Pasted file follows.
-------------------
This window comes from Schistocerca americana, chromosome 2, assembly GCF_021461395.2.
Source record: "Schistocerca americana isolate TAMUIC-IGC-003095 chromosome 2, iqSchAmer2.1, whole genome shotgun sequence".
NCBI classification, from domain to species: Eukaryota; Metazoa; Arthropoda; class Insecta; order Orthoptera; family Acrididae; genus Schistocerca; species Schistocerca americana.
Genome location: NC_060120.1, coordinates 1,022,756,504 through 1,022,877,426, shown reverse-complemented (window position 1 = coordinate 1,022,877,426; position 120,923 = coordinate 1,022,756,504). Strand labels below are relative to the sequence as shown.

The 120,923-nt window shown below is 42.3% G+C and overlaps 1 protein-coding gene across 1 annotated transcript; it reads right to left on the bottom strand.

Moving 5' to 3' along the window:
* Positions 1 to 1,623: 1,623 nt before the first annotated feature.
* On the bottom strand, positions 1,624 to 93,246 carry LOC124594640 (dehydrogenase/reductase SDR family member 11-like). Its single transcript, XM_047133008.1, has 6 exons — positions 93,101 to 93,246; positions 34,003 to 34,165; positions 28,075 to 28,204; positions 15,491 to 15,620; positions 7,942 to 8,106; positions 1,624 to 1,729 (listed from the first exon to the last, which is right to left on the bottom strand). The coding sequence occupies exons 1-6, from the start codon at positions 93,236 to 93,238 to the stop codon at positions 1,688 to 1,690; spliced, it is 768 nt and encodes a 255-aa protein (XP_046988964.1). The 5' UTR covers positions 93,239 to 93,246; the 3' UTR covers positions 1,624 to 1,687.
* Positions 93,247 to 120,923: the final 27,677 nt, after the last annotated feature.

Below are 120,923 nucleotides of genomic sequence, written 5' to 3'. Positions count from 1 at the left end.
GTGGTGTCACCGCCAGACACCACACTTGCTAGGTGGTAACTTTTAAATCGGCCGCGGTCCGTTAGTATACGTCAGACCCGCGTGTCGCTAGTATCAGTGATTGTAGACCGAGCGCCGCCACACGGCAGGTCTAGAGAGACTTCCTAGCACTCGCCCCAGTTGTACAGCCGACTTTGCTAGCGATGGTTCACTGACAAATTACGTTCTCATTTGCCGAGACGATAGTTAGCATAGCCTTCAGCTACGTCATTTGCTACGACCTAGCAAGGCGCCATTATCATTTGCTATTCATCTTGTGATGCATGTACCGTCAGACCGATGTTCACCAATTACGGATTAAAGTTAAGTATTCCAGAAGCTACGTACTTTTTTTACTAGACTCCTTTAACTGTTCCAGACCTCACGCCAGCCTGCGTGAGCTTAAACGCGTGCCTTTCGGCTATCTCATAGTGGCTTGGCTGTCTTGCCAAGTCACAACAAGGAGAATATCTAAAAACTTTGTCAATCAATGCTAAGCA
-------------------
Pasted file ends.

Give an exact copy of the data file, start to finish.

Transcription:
This window comes from Schistocerca americana, chromosome 2, assembly GCF_021461395.2.
Source record: "Schistocerca americana isolate TAMUIC-IGC-003095 chromosome 2, iqSchAmer2.1, whole genome shotgun sequence".
NCBI classification, from domain to species: Eukaryota; Metazoa; Arthropoda; class Insecta; order Orthoptera; family Acrididae; genus Schistocerca; species Schistocerca americana.
Genome location: NC_060120.1, coordinates 1,022,756,504 through 1,022,877,426, shown reverse-complemented (window position 1 = coordinate 1,022,877,426; position 120,923 = coordinate 1,022,756,504). Strand labels below are relative to the sequence as shown.

The 120,923-nt window shown below is 42.3% G+C and overlaps 1 protein-coding gene across 1 annotated transcript; it reads right to left on the bottom strand.

Moving 5' to 3' along the window:
* Positions 1 to 1,623: 1,623 nt before the first annotated feature.
* On the bottom strand, positions 1,624 to 93,246 carry LOC124594640 (dehydrogenase/reductase SDR family member 11-like). Its single transcript, XM_047133008.1, has 6 exons — positions 93,101 to 93,246; positions 34,003 to 34,165; positions 28,075 to 28,204; positions 15,491 to 15,620; positions 7,942 to 8,106; positions 1,624 to 1,729 (listed from the first exon to the last, which is right to left on the bottom strand). The coding sequence occupies exons 1-6, from the start codon at positions 93,236 to 93,238 to the stop codon at positions 1,688 to 1,690; spliced, it is 768 nt and encodes a 255-aa protein (XP_046988964.1). The 5' UTR covers positions 93,239 to 93,246; the 3' UTR covers positions 1,624 to 1,687.
* Positions 93,247 to 120,923: the final 27,677 nt, after the last annotated feature.

Below are 120,923 nucleotides of genomic sequence, written 5' to 3'. Positions count from 1 at the left end.
GTGGTGTCACCGCCAGACACCACACTTGCTAGGTGGTAACTTTTAAATCGGCCGCGGTCCGTTAGTATACGTCAGACCCGCGTGTCGCTAGTATCAGTGATTGTAGACCGAGCGCCGCCACACGGCAGGTCTAGAGAGACTTCCTAGCACTCGCCCCAGTTGTACAGCCGACTTTGCTAGCGATGGTTCACTGACAAATTACGTTCTCATTTGCCGAGACGATAGTTAGCATAGCCTTCAGCTACGTCATTTGCTACGACCTAGCAAGGCGCCATTATCATTTGCTATTCATCTTGTGATGCATGTACCGTCAGACCGATGTTCACCAATTACGGATTAAAGTTAAGTATTCCAGAAGCTACGTACTTTTTTTACTAGACTCCTTTAACTGTTCCAGACCTCACGCCAGCCTGCGTGAGCTTAAACGCGTGCCTTTCGGCTATCTCATAGTGGCTTGGCTGTCTTGCCAAGTCACAACAAGGAGAATATCTAAAAACTTTGTCAATCAATGCTAAGCA